Thrust force of an engine


by Hendrick
Tags: engine, force, thrust
Hendrick
Hendrick is offline
#1
Apr20-07, 01:58 PM
P: 43
1. The problem statement, all variables and given/known data

A plane of mass 1220 kg has an engine failure when flying with an airspeed of 138 km/h at an altitude of 2960 m on a calm day. It then glides at a constant glide angle (which is the direction of flight below the horizontal) 6.80 degrees towards a safe landing at this constant speed of 138 km/h experiencing a drag force of 1330 N that opposes the direction in which the plane is moving.

(b) Suppose the pilot instead had managed to get the airplane engine started such that he was able to apply full throttle and the airplane climbed along a straight line angled above the horizontal so that it gained altitude at a steady rate of 4.07 m/s. Assuming he was again flying with an airspeed of 138 km/h determine:

i)The thrust force of the engine (that acts in the direction the plane is moving)

2. Relevant equations
g = 9.81 m s-2
F = ma
sin theta = Opp/Hyp

3. The attempt at a solution

The flight angle above the horizontal the plane is flying is 6.09 degrees
.
...|\
...|..\
.1|....\ 2
...|.....\
...+----+
3
1 =
F_gravity
2 =
F_thrust
3 = horizontal

Using: sin theta = Opp/Hyp
Hyp = Opp/sin theta
= (1220*9.81)/sin(6.09)
= 112811.2053 N

Actual answer is 2600N
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pcdagr8
pcdagr8 is offline
#2
Apr20-07, 02:45 PM
P: 15
HI

draw a free body diagram first
as plane is moving with const. velocity
thrust (in direction of plane)= air resistance + component of gravity in d direction opposite the movement of plane

thrust= 1330 + M X g X cos(90-6.09)
= 1330 + 1220 X 9.81 X sin(6.09)
=1330+1270
=2600 N

i guess no problems now Hendrick !
AlephZero
AlephZero is offline
#3
Apr20-07, 04:00 PM
Engineering
Sci Advisor
HW Helper
Thanks
P: 6,356
When the plane is gliding at constant velocity there are three forces not two.

1. Weight vertically down
2. Drag in the opposite direction to the motion of the plane
3. Lift from the wings, perpendicular to the motion of the plane.

Your wrong answer seems to have forgotten about the lift.

For the second part, the magnitude of the lift force is the same as the first part, because the airspeed is the same.

pcdagr8
pcdagr8 is offline
#4
Apr20-07, 04:06 PM
P: 15

Thrust force of an engine


ohh.....
why they never teach all this at high school?
but this time that doesn't add any problem to my answer as it will eventually be zero
neways...Thanks to you ! for correcting me
AlephZero
AlephZero is offline
#5
Apr20-07, 04:19 PM
Engineering
Sci Advisor
HW Helper
Thanks
P: 6,356
pcdagr8, when you resolved the forces in the direction the plane is travelling, you got the right answer, because the component of the lift force in that direction is 0.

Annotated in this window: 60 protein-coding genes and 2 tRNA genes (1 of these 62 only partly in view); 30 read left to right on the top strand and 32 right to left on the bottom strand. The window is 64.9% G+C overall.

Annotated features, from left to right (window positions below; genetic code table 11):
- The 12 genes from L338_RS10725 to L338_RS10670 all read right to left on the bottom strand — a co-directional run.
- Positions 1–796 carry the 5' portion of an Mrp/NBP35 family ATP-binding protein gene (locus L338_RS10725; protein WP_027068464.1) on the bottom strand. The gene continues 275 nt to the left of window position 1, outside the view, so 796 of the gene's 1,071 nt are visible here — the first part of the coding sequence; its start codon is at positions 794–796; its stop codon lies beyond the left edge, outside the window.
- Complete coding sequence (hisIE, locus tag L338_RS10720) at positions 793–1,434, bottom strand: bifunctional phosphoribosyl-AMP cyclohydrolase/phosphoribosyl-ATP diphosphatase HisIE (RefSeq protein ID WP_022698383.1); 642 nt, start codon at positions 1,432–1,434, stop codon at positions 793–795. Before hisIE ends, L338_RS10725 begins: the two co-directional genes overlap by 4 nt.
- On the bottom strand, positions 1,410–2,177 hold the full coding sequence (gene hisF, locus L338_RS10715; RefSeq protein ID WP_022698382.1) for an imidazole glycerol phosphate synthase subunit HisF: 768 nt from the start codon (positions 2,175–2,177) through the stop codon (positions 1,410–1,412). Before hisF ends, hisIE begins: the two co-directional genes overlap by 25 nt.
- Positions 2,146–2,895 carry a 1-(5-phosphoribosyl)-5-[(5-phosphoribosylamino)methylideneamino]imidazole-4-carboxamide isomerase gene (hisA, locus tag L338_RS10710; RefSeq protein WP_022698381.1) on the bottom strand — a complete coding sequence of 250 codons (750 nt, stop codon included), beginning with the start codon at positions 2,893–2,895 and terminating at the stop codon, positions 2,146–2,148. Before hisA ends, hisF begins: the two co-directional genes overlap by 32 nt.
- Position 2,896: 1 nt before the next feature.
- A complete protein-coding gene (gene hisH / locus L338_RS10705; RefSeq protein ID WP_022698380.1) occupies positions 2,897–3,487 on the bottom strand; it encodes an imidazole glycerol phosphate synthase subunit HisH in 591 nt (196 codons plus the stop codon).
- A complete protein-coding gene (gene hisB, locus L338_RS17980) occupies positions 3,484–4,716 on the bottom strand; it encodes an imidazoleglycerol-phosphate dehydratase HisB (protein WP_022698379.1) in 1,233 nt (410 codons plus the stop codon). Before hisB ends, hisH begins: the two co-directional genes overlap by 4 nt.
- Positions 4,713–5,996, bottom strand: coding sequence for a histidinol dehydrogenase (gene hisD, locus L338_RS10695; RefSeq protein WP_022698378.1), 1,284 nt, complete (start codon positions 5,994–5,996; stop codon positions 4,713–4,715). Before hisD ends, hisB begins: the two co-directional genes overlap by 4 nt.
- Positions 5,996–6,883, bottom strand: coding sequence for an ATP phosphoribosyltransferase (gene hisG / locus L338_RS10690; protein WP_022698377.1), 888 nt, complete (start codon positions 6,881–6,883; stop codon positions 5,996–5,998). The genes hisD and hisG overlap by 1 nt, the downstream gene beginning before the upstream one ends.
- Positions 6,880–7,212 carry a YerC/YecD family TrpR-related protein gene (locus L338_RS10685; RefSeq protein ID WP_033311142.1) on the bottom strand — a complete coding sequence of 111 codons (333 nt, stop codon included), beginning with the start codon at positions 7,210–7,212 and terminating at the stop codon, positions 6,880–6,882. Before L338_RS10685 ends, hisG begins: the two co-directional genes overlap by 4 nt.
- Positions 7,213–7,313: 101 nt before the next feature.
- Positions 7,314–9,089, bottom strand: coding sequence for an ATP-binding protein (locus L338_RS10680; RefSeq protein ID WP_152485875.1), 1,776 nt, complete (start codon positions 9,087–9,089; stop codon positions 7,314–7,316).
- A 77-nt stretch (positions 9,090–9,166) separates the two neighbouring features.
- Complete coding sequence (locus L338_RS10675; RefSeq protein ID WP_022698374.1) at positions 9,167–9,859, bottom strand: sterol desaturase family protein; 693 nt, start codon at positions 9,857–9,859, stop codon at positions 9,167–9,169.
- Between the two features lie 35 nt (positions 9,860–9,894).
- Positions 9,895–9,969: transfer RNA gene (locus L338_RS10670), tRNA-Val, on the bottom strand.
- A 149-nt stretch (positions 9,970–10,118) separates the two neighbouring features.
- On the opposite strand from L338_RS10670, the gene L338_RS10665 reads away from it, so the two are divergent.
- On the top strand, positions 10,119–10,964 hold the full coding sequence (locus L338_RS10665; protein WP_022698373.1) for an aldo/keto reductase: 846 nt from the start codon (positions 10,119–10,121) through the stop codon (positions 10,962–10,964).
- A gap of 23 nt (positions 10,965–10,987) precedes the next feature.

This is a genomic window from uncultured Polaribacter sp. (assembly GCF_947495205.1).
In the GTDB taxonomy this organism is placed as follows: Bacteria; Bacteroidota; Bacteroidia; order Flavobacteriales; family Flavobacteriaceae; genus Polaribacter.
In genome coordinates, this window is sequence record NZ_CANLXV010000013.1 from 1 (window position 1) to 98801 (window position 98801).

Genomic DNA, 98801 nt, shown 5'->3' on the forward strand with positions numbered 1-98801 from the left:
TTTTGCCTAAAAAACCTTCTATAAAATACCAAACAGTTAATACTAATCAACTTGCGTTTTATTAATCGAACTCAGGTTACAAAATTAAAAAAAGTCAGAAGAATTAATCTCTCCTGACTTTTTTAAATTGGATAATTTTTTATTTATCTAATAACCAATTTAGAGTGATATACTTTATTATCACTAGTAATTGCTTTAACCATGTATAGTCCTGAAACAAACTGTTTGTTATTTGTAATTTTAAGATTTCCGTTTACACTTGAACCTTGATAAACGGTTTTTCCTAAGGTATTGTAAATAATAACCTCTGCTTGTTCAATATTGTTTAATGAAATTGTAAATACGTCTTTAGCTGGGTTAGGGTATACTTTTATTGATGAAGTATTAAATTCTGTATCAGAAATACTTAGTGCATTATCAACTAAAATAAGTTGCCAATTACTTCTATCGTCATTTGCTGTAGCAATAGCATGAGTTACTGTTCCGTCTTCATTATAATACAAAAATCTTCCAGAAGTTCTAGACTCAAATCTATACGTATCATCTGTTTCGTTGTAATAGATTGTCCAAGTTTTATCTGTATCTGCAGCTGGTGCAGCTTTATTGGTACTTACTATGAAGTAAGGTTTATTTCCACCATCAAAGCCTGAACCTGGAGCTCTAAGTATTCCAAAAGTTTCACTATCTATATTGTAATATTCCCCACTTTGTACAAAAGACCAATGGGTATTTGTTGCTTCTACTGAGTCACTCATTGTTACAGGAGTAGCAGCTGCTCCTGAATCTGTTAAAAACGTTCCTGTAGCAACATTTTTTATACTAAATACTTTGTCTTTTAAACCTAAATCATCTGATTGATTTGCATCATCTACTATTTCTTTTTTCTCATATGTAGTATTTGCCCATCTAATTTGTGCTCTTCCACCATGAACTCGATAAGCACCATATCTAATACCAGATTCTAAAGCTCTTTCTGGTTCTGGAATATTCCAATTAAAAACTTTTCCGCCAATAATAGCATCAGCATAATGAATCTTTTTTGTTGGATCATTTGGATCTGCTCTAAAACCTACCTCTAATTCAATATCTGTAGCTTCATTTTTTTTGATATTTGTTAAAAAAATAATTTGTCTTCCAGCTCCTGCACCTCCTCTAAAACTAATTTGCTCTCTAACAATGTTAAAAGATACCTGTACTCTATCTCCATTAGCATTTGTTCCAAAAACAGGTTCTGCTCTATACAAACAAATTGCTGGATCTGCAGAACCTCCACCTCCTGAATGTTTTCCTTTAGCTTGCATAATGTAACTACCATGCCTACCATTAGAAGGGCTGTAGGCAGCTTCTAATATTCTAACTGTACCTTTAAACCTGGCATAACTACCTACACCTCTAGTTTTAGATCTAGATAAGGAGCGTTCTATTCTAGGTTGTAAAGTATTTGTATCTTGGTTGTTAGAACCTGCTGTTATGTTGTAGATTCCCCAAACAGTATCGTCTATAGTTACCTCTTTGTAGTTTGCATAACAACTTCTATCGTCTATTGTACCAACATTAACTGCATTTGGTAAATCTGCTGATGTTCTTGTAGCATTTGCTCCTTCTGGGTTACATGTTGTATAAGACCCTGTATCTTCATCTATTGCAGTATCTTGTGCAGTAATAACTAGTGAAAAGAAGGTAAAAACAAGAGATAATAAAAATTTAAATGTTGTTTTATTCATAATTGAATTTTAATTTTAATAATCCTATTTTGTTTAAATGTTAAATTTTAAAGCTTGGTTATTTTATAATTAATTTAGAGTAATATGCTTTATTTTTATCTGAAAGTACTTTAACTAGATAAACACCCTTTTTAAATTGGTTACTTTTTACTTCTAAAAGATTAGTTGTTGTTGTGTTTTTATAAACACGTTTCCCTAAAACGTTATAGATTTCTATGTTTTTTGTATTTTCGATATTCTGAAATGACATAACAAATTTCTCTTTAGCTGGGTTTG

But Hendrick didn't do that.

Anyway, when you draw a free body diagram it's usually best to include ALL the forces
Hendrick
Hendrick is offline
#6
Apr20-07, 10:44 PM
P: 43
Quote Quote by pcdagr8 View Post
HI

draw a free body diagram first
as plane is moving with const. velocity
thrust (in direction of plane)= air resistance + component of gravity in d direction opposite the movement of plane

thrust= 1330 + M X g X cos(90-6.09)
= 1330 + 1220 X 9.81 X sin(6.09)
=1330+1270
=2600 N

i guess no problems now Hendrick !
Hi, thanks very much, you really helped me calculation wise.
Would you be able to show me the vector diagram you used to calculate it? I've tried recreating it but everything seems wrong...

---------------------------

Quote Quote by AlephZero View Post
When the plane is gliding at constant velocity there are three forces not two.

1. Weight vertically down
2. Drag in the opposite direction to the motion of the plane
3. Lift from the wings, perpendicular to the motion of the plane.

Your wrong answer seems to have forgotten about the lift.

For the second part, the magnitude of the lift force is the same as the first part, because the airspeed is the same.
Quote Quote by AlephZero View Post
pcdagr8, when you resolved the forces in the direction the plane is travelling, you got the right answer, because the component of the lift force in that direction is 0.

But Hendrick didn't do that.

Anyway, when you draw a free body diagram it's usually best to include ALL the forces
Hi,

With engine failure (gliding descent):
.............................^
............................/ F_lift (perpendicular to plane)
.........................../ (angle between horizontal and plane is glide angle at 6.38 degrees)
.......................~~~~ <---(horizontal)
F_thrust<-----../plane/..------> F_drag (1330N)
..........................|
..........................| F_weight
..........................V

Without engine failure (steep climb)
.......................^
.........................\ F_lift (perpendicular to plane)
..........................\
.................................
F_thrust<-----....\plane\..------> F_drag
.........................~~~~ <---(horizontal) (angle above the horizontal the plane is flying is 6.09 degrees)
............................|
............................| F_weight
............................V

Would you be able to show me the vector diagrams which produce the calculation which pcdagr8 showed?

--Thanks
roam
roam is offline
#7
Apr9-10, 05:50 AM
P: 884
The OP first says the flight angle above the horizontal the plane is flying 6.09 degrees.

I don't understand how he obtained this value

I mean, if we draw a triangle, its hypotenuse is the thrust force, its opposite side is the force of gravity. So to find the angle we have to use this

[tex]sin \theta = \frac{mg}{F_{thrust}}[/tex]

[tex]=sin^{-1}\frac{11968.2}{4.07}= 54.22[/tex]

So, why is it that I got 54.22 and not 6.09? Can anyone show me how to work out the flight angle?


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